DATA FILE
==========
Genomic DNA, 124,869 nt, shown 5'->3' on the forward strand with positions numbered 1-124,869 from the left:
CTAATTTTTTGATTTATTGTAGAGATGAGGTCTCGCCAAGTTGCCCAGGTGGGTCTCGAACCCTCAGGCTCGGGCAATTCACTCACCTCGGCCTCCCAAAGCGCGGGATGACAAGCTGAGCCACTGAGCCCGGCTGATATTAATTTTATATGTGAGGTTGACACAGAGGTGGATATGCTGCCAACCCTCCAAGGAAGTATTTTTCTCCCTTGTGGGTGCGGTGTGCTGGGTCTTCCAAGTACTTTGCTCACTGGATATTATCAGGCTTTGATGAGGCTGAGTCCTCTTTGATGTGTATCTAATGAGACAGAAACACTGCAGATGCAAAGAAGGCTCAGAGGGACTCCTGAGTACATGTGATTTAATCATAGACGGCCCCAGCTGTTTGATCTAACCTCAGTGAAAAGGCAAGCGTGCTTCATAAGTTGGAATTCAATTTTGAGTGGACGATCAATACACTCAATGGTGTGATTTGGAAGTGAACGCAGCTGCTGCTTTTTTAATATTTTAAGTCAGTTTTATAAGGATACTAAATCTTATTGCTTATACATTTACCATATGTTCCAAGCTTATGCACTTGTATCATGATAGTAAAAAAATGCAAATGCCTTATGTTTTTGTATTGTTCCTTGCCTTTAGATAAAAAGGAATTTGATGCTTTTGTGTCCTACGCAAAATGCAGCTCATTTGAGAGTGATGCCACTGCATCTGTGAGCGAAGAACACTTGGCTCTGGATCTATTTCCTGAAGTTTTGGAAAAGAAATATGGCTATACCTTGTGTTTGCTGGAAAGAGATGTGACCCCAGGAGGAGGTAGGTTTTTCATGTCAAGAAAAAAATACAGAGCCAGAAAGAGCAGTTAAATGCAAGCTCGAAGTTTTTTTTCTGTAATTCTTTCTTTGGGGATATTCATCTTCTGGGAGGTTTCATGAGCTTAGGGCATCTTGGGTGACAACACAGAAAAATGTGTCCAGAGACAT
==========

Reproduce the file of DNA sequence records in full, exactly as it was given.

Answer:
Genomic DNA, 124,869 nt, shown 5'->3' on the forward strand with positions numbered 1-124,869 from the left:
CTAATTTTTTGATTTATTGTAGAGATGAGGTCTCGCCAAGTTGCCCAGGTGGGTCTCGAACCCTCAGGCTCGGGCAATTCACTCACCTCGGCCTCCCAAAGCGCGGGATGACAAGCTGAGCCACTGAGCCCGGCTGATATTAATTTTATATGTGAGGTTGACACAGAGGTGGATATGCTGCCAACCCTCCAAGGAAGTATTTTTCTCCCTTGTGGGTGCGGTGTGCTGGGTCTTCCAAGTACTTTGCTCACTGGATATTATCAGGCTTTGATGAGGCTGAGTCCTCTTTGATGTGTATCTAATGAGACAGAAACACTGCAGATGCAAAGAAGGCTCAGAGGGACTCCTGAGTACATGTGATTTAATCATAGACGGCCCCAGCTGTTTGATCTAACCTCAGTGAAAAGGCAAGCGTGCTTCATAAGTTGGAATTCAATTTTGAGTGGACGATCAATACACTCAATGGTGTGATTTGGAAGTGAACGCAGCTGCTGCTTTTTTAATATTTTAAGTCAGTTTTATAAGGATACTAAATCTTATTGCTTATACATTTACCATATGTTCCAAGCTTATGCACTTGTATCATGATAGTAAAAAAATGCAAATGCCTTATGTTTTTGTATTGTTCCTTGCCTTTAGATAAAAAGGAATTTGATGCTTTTGTGTCCTACGCAAAATGCAGCTCATTTGAGAGTGATGCCACTGCATCTGTGAGCGAAGAACACTTGGCTCTGGATCTATTTCCTGAAGTTTTGGAAAAGAAATATGGCTATACCTTGTGTTTGCTGGAAAGAGATGTGACCCCAGGAGGAGGTAGGTTTTTCATGTCAAGAAAAAAATACAGAGCCAGAAAGAGCAGTTAAATGCAAGCTCGAAGTTTTTTTTCTGTAATTCTTTCTTTGGGGATATTCATCTTCTGGGAGGTTTCATGAGCTTAGGGCATCTTGGGTGACAACACAGAAAAATGTGTCCAGAGACAT